South Scotland

Explorer Joseph Thomson from Penpont honoured by the Maasai

Joseph Thomson
Image caption Joseph Thomson led several expeditions to Africa in the 1870s and 1880s

An African waterfall and a species of gazelle are named after him and his exploits inspired H Rider Haggard to write the classic adventure story King Solomon's Mines.

Despite that, Victorian explorer Joseph Thomson is almost unknown in his native Scotland.

Thomson was born in Penpont, Dumfriesshire, in 1858, the son of a stonemason and quarry owner. He developed a love for botany and geology and studied at the University of Edinburgh.

But he also had the explorer's bug, leading several expeditions to Africa in the 1870s and 1880s, including one for the Royal Geographical Society to identify a trade route through the territory of the feared Maasai warriors.

"He could have been in mortal danger," said John Hastings-Thomson, the explorer's great grand-nephew, who believes he might easily have been mistaken for a white slaver and killed.

I am making history as the first ever Maasai elder to visit his birthplace...It really means a lot to me as it is something that has been in my mind since I was a child.

Ezekiel Katato, Maasai elder

Instead, however, Thomson managed to befriend the Maasai and earn their trust, respect and protection. Warriors escorted him along the way, keeping him safe from the dangers of wild animals and other hostile tribes.

Thomson had a motto: "He who goes gently goes safely; he who goes safely goes far."

"I think this encapsulates his way of doing things and ensured his survival," said Mr Hastings-Thomson. "He didn't go blundering in, all-guns-blazing. He was willing to be patient and negotiate his way through."

That is certainly how Thomson is remembered in Maasai-land, now part of modern Kenya.

"One of the things that stands out about Joseph Thomson is his humbleness," said Ezekiel Katato, a village elder in one of the Maasai communities Thomson visited.

Image caption A memorial to Thomson stands in Thornhill where he went to school

"He went through the land and avoided at all cost confrontation with anyone along the way.

"He was also very brave because he was going through a land unknown to him and to the world. He really didn't know what would happen to him the next day, or the next minute."

Mr Katato relates how Thomson endeared himself to Maasai women with gifts of beads, and intrigued the warriors with his dentures!

"They thought he was a magician because he had these teeth that he could remove at will and put back to his mouth," he said. "It's a story that has been passed on from generation to generation!"

Mr Katato learned about, and was inspired by, Thomson as a schoolboy. So much so that he has now travelled to Scotland to trace the explorer's footsteps.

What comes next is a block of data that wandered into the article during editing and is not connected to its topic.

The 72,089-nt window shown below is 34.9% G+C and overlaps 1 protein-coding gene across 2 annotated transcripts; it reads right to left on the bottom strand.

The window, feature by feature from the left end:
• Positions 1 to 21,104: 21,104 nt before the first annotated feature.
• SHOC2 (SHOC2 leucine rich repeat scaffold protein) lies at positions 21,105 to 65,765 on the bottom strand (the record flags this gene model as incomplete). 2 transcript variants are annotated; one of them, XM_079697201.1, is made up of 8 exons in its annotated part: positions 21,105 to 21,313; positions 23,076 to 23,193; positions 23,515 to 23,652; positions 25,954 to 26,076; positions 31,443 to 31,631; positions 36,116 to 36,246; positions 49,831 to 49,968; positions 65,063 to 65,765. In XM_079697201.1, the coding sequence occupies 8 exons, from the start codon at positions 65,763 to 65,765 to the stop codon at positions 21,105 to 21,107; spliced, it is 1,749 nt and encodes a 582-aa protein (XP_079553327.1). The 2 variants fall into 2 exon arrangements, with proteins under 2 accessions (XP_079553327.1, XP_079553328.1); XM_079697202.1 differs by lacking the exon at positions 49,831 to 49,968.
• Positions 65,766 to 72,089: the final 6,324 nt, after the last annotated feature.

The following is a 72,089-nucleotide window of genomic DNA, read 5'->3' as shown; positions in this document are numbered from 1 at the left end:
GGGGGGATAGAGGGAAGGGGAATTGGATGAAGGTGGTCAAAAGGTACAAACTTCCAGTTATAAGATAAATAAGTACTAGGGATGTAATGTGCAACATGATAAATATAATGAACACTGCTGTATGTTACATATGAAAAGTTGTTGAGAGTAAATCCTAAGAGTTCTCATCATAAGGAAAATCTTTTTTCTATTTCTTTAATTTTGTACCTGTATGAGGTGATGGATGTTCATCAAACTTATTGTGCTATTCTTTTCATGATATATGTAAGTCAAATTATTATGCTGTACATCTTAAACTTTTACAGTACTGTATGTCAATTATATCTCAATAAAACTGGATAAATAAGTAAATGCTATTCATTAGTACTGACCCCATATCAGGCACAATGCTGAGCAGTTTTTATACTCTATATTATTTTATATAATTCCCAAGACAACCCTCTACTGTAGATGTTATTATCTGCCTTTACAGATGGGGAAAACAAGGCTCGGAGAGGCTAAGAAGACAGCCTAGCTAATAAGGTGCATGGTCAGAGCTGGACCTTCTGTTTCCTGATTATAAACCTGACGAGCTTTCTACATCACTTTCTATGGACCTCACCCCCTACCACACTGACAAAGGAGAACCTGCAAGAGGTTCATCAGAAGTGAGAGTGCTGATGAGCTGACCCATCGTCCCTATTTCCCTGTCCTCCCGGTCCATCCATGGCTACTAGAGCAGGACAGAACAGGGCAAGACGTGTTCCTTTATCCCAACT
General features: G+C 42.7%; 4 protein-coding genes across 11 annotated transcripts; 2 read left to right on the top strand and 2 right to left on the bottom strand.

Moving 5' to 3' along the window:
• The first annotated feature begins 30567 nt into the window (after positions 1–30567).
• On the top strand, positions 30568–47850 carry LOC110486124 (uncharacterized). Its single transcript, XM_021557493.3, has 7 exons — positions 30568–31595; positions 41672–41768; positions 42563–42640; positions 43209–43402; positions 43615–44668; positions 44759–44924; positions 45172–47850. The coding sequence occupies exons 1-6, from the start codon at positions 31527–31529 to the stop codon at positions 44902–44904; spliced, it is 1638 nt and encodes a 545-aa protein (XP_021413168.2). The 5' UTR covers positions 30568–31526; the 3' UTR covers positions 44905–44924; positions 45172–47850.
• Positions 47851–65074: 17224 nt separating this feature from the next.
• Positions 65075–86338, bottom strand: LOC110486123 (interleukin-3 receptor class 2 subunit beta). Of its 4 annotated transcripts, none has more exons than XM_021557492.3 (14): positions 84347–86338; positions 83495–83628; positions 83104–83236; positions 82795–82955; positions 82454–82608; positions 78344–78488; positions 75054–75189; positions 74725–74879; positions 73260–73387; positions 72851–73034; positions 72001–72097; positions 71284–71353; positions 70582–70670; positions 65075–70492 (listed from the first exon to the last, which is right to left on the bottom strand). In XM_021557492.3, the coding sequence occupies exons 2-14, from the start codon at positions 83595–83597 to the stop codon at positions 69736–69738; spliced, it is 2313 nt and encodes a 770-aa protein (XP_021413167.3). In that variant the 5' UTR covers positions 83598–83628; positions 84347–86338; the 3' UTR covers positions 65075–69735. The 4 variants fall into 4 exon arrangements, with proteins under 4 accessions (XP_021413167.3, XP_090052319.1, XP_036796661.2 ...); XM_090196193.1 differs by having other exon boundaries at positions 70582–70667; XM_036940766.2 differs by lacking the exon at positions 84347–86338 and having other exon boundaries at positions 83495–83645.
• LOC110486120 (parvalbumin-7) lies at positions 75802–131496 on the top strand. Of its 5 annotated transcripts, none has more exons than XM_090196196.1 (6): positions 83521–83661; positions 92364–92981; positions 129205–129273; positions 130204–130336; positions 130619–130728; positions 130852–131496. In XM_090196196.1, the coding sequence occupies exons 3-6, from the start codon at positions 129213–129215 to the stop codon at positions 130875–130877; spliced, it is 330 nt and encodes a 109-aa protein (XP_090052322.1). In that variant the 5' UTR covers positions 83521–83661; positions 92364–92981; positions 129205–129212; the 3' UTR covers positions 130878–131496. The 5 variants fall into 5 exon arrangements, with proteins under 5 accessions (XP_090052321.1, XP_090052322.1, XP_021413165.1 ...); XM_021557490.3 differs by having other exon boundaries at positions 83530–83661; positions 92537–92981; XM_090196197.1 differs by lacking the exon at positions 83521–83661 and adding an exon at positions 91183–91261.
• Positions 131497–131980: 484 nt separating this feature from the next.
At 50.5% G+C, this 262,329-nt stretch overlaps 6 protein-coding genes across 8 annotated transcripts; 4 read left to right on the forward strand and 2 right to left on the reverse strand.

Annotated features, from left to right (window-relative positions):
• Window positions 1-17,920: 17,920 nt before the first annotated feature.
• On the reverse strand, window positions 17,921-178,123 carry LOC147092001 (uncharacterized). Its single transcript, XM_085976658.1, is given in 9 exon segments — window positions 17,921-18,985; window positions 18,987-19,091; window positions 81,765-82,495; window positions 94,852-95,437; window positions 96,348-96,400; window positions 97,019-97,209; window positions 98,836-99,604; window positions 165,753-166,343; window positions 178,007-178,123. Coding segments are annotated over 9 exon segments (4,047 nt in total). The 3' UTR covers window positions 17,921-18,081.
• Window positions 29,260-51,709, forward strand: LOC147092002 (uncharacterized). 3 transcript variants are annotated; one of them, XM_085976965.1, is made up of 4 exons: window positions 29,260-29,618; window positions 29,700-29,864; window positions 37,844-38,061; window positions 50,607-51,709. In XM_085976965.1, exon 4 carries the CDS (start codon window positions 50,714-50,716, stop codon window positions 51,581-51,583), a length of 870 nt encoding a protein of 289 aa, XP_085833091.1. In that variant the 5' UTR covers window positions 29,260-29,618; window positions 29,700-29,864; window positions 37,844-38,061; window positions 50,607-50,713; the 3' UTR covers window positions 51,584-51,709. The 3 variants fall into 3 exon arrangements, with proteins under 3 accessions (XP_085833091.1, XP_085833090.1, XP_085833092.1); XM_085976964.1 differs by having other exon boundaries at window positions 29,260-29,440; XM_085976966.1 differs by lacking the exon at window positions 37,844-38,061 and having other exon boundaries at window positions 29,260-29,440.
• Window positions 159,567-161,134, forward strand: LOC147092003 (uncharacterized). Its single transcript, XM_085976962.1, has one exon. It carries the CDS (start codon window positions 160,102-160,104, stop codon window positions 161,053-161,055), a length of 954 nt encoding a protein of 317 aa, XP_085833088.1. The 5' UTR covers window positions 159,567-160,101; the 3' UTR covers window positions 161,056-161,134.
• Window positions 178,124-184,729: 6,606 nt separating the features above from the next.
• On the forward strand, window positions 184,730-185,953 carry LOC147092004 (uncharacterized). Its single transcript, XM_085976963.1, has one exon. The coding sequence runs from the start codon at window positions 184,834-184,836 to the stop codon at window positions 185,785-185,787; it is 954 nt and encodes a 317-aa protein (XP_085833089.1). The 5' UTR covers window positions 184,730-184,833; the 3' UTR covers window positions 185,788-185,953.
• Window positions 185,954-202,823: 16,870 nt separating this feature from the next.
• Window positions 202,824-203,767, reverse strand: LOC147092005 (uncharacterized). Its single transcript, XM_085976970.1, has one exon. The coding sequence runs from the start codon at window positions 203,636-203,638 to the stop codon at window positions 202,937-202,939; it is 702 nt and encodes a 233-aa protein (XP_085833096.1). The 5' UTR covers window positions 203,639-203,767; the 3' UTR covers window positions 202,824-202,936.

Image copyright Thinkstock
Image caption Thomson's gazelle is named after the explorer from Dumfries and Galloway

Striding through the sleepy village of Penpont, the tall imposing black man in bright purple robes does look quite incongruous. But no more so than a young white Scotsman would have looked in Africa 130 years ago.

"Today I am making history as the first ever Maasai elder to visit his birthplace here in Penpont," declared Mr Katato with pride. "It really means a lot to me as it is something that has been in my mind since I was a child."

The main reason for his visit is to join family members and supporters to launch the Joseph Thomson Maasai Trust in Penpont on Saturday.

It is being established to promote Thomson's life and legacy in Scotland and further afield and also a Thomson trail that Mr Kakato has developed along 65 miles of the 1,500-mile route the explorer followed.

Mr Hastings-Thomson has already tackled it twice and said it was "an amazing experience".

Image caption John Hastings-Thomson, Joseph's great grand-nephew, has walked the trail in Kenya

The aim now is to interest people, especially young people, from Scotland and elsewhere to travel to Kenya to take part in the next walk in June 2017.

"I think it is very important to get young people from all over the world to join the young people of Maasai-land to walk in the footsteps of Joseph Thomson, to bring different cultures together and to use their talents and energies to work for peace and make beautiful memories," said Mr Katato.

"I particularly wanted to organise this walk because of the respect I have for him (Thomson) and to promote his legacy because he is a man worth remembering in our community."

He shares Mr Hastings-Thomson's sadness that Joseph Thomson is today largely forgotten in Scotland.

There is a monument to him in Thornhill where he went to school and he is buried in the town's churchyard. Thomson died in 1895 at the young age of 37.

His life was short, but his legacy long-lasting - at least in Africa.